This reads a lot like the made-up "how to unlock the magic helicopter" cheats you find in online cheat archives. It's hard to imagine that any serious exploit would remain in place for very long, if it had been reported to Kevan. And it's irresponsible to tell people to look for it if it hasn't. But I'm guessing this is rubbish, or a simple misunderstanding of how the game is supposed to work ("if you get killed, you can stand up!!"). It's doing absolutely nothing for the Wiki. --Spiro 13:51, 12 Sep 2005 (BST)

## Fat Groove

Heh. Fat groove will still work.....

## A new groove???

I think it may be possible that there is a new grove around. It seems that actions taken about three or four seconds after each other will have the same result. I'm sorry about the inacuracy of my timeing so far, but the time is about how long it usually takes me to load a page. I'd been wondering if this might be the case for a while but today I had my first real "The RNG Shouldn't Do This" moment.

My zombie character was able to single handly destroy a VS+2 barricade in under 20 AP. I logged in with 50, sood up for 1, attacked until it dropped, entered the building and I had 31 AP left. (The rest of my AP went to killing a human who had 30 HP to start with and then starting on a second one.) --RedKnight 07:57, 27 Jan 2006 (GMT)

I think he's right. I was searching every 8 seconds and got about 36 out of 40 searches giving somthing. and giving for error in my counting, he might be right with 4 second thing. --Brill One 23:56, November 9, 2006 (UTC)

Wouldn't surprise me; I've experienced similar myself. –Xoid MTFU! 14:28, 9 November 2006 (UTC)
I can confirm this. It is ridiculously easy to find FAKS with this -- when searching in powered hospitals, every 6-8 seconds, there is a (one second long, I think) window when I get three FAKs in three consecutive search. Sometimes just two, if I miss the beginning, but sometimes I can get as much as four if the page reloads fast enough. Tybalt Peroni 09:55, 13 May 2009 (BST)
Well done for replying to a two and a half year old conversation, however you are correct. Groove Theory is once again valid in UD. -- . . <== DDR Approved Editor 09:58, 13 May 2009 (BST)

its always been around, try fort crredy's armoury. you can get a dozen pistol clips with 20AP if you know the count--Zagert 16:09, 10 October 2009 (BST)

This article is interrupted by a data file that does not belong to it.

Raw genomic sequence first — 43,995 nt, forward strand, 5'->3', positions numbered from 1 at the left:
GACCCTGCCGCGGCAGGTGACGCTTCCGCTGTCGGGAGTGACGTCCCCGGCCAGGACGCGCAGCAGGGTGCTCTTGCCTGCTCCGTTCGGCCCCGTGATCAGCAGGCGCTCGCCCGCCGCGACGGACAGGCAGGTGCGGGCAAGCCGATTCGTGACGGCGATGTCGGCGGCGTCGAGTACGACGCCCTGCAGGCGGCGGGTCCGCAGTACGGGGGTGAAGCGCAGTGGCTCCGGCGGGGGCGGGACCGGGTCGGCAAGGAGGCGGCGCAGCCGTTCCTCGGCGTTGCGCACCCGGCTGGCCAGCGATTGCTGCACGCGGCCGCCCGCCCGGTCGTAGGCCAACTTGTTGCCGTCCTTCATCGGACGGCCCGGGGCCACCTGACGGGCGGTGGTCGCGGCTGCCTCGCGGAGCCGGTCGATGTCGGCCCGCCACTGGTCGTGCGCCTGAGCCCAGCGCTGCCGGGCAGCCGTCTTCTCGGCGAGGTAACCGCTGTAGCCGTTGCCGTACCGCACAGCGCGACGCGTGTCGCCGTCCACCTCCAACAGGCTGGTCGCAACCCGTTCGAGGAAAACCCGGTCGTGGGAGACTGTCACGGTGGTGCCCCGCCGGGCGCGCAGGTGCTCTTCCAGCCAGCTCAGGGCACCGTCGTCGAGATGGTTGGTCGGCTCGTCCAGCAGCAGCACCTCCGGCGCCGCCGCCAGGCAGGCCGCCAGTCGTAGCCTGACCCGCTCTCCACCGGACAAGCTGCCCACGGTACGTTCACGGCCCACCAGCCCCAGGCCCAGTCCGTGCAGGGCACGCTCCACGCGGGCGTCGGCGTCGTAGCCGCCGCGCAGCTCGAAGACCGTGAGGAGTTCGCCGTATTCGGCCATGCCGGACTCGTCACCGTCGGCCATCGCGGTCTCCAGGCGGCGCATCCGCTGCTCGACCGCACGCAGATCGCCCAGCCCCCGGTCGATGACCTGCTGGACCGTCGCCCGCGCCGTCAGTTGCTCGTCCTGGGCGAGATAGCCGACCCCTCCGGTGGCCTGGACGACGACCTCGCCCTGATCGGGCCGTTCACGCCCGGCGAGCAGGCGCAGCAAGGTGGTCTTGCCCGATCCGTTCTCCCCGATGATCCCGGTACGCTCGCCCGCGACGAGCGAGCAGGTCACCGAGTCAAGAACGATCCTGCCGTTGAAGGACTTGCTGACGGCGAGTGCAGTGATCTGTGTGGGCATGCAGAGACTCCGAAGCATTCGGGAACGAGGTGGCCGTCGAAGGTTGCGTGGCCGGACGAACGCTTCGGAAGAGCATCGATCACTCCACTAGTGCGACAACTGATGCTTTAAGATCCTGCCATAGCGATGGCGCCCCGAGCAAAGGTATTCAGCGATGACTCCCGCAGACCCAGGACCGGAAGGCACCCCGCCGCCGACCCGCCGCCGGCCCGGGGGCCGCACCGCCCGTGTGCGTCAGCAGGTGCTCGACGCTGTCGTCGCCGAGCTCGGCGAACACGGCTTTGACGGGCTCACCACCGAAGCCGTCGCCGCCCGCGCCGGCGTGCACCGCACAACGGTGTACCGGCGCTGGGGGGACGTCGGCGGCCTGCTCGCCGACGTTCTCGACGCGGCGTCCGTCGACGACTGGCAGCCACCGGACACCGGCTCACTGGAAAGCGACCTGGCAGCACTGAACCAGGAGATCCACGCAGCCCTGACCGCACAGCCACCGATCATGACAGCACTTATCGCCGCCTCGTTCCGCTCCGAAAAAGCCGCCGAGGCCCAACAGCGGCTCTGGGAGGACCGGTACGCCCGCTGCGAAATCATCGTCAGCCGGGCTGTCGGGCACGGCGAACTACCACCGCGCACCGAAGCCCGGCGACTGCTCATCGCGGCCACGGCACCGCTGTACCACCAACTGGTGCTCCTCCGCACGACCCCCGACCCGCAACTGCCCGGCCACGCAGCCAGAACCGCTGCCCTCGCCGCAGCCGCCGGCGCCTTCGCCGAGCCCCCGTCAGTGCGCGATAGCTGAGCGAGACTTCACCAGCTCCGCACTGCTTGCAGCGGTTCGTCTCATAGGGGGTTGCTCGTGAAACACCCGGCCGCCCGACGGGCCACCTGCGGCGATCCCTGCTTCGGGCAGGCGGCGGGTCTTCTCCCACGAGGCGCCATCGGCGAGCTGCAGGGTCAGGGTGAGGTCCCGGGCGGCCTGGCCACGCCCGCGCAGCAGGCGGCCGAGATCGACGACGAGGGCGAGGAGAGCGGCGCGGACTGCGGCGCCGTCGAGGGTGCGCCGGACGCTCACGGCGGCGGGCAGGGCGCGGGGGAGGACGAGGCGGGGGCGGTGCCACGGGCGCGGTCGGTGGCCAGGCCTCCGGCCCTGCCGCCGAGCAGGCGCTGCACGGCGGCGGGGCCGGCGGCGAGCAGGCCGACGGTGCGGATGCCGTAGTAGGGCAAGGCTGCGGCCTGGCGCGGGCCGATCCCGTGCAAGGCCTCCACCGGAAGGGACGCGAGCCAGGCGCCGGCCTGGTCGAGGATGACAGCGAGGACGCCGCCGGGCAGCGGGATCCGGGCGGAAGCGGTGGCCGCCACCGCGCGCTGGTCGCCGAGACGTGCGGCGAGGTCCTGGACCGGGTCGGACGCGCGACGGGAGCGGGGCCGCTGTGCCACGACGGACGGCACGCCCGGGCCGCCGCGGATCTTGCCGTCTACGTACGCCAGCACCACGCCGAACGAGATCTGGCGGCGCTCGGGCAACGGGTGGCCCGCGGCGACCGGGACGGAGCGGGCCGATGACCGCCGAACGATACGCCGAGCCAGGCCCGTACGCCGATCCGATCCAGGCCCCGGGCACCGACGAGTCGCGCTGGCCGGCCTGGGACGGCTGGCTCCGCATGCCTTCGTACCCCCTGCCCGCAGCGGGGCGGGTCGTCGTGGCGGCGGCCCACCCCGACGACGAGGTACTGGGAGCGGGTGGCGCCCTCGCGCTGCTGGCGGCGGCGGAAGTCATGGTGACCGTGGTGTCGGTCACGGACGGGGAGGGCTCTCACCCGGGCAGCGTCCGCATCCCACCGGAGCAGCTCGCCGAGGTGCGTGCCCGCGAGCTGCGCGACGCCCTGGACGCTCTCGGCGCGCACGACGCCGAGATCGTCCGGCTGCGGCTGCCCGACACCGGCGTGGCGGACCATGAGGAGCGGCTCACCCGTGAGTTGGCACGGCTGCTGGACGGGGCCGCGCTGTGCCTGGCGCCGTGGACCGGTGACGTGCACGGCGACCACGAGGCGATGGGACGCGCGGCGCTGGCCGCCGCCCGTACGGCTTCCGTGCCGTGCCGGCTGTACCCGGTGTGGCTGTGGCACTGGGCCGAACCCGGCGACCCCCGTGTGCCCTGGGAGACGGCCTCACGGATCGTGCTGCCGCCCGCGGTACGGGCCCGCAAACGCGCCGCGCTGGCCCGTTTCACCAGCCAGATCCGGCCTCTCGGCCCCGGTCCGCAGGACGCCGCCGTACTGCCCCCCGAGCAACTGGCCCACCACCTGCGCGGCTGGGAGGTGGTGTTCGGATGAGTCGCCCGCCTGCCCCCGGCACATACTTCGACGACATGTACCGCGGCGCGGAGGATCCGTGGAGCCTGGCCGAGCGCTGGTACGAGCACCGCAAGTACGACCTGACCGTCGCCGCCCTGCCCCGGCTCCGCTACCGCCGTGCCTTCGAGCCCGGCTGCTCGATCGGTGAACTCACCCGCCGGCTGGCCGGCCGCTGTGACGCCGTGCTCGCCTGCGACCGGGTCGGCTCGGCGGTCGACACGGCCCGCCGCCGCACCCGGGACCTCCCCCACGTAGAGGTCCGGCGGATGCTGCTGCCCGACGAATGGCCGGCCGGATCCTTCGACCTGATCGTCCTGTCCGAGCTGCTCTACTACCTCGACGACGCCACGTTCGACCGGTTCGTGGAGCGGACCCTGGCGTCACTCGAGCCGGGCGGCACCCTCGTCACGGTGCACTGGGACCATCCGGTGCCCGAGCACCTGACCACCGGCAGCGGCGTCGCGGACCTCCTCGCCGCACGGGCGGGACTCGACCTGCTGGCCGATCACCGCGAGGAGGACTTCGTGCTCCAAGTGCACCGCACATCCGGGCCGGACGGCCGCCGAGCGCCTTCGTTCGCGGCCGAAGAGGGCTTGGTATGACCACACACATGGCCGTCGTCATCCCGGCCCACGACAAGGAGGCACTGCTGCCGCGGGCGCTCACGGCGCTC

I've been searching every 4 seconds and my success rate for FAKS so far is about 1 per 5AP. I'm using a shoddy internet, though. I've yet to try a six-second wait, but... could it be that the fix has made Groove Theory faster and easier to use? --Acidifiers 14:10, 19 February 2010 (UTC)

I don't know how it was pre-fix, but post-fix, it's still ridiculously easy to abuse. I would rather not discuss the exact timing publicly, for fear of even wider-spread abuse, but it's pretty trivial to go 30/30 searching without any difficulty once you nail down the timing. Attacks are more finicky, but you can still get well above the stated accuracy if you get the timing right. Aichon 18:01, 19 February 2010 (UTC)
26/33 searches yielded a FAK. Looks like I've actually found a that new groove; I'll take after your example and not state the precise timing. I've been thinking about what to do with all these first-aid kits, as I some of my characters don't have Diagnosis yet (wandering through buildings and healing everyone in sight - utter fail). With such high percentages, wouldn't it be possible for a survivor to stay in a hospital, attack someone, immediately heal them, and repeat the process? It would mean that, if lucky (or should I say, if with the correct timing), 1AP would be spent searching for FAKS, 1AP would be spent attacking (1XP), and 1AP to immediately heal them (5XP). So that within 3 actions, you would have gained 6 experience points, without putting yourself at risk of being stuck outside or having to waste AP finding zombies or safehouses. One could potentially gain just short of 100XP in one sitting. And it would work well enough, particularly for new characters, even without knowing the new groove.--Acidifiers 05:21, 20 February 2010 (UTC)